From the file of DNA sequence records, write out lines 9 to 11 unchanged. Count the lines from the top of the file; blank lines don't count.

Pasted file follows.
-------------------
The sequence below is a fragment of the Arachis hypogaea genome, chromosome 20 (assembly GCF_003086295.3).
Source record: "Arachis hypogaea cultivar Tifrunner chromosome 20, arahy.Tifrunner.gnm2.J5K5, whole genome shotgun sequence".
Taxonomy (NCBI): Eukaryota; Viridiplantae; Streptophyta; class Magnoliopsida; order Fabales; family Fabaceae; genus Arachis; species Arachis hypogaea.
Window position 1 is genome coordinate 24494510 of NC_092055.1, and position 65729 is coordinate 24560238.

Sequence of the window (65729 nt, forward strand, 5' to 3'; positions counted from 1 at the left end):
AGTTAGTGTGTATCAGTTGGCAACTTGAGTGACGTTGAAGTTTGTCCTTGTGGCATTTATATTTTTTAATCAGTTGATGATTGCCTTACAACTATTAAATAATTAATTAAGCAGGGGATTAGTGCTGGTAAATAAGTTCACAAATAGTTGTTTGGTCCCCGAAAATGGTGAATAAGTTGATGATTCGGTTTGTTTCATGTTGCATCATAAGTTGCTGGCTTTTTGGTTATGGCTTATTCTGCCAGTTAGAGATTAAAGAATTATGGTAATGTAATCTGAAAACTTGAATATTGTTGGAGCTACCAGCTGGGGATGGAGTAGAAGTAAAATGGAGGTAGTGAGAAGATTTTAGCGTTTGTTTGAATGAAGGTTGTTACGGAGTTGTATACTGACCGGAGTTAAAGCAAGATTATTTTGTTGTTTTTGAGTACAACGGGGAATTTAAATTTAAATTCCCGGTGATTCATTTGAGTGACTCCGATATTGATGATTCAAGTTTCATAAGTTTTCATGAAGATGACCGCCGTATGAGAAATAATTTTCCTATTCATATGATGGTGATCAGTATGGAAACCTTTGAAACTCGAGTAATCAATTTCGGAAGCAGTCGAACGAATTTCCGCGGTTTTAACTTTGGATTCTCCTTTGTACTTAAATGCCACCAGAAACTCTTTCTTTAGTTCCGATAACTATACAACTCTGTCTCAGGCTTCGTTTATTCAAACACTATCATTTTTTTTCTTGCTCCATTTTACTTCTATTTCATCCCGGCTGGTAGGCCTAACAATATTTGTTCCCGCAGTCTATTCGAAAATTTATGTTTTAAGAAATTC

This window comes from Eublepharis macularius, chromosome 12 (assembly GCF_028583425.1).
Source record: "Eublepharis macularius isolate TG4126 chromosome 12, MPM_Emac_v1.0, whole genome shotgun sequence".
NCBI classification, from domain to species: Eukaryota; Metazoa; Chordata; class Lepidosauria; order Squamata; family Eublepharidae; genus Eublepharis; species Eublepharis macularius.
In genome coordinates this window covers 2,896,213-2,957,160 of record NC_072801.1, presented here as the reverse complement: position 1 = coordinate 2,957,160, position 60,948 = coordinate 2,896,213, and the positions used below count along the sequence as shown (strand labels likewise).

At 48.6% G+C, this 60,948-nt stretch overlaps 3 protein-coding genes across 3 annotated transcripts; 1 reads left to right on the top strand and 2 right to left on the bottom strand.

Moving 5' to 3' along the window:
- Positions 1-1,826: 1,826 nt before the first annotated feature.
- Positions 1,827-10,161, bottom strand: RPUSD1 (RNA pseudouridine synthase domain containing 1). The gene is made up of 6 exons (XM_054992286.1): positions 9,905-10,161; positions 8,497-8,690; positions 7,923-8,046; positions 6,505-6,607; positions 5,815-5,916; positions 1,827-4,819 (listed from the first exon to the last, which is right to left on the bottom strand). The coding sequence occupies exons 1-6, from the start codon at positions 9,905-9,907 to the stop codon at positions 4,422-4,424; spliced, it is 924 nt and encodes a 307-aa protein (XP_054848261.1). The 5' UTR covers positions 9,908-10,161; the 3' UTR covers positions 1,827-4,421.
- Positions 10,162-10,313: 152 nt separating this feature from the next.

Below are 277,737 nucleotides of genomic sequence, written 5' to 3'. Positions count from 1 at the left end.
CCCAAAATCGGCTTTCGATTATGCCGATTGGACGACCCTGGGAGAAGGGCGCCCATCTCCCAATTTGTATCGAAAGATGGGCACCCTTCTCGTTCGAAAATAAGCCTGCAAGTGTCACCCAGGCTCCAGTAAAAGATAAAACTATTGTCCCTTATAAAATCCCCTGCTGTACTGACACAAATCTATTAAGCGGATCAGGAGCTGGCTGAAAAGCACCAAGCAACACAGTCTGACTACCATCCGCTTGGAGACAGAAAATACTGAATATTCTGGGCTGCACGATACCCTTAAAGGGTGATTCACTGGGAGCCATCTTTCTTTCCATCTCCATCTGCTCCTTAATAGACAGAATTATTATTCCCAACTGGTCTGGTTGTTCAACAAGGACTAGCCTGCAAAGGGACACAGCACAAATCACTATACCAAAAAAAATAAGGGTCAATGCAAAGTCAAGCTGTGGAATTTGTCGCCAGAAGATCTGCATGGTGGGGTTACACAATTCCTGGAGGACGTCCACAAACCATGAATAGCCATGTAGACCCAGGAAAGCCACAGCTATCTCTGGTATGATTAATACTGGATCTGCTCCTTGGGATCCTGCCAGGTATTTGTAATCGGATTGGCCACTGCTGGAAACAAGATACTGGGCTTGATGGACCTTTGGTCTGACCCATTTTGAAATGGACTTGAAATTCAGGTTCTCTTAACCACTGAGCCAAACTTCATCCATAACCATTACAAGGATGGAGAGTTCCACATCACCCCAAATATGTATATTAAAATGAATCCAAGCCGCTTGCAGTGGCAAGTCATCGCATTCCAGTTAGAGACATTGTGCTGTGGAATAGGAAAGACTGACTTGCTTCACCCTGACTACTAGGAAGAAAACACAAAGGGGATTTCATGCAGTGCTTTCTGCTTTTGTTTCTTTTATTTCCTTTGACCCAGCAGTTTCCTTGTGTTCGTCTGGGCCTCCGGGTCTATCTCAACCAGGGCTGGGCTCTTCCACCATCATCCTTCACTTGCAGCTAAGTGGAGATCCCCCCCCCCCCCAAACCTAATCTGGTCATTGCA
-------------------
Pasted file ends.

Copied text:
NCBI classification, from domain to species: Eukaryota; Metazoa; Chordata; class Lepidosauria; order Squamata; family Eublepharidae; genus Eublepharis; species Eublepharis macularius.
In genome coordinates this window covers 2,896,213-2,957,160 of record NC_072801.1, presented here as the reverse complement: position 1 = coordinate 2,957,160, position 60,948 = coordinate 2,896,213, and the positions used below count along the sequence as shown (strand labels likewise).

At 48.6% G+C, this 60,948-nt stretch overlaps 3 protein-coding genes across 3 annotated transcripts; 1 reads left to right on the top strand and 2 right to left on the bottom strand.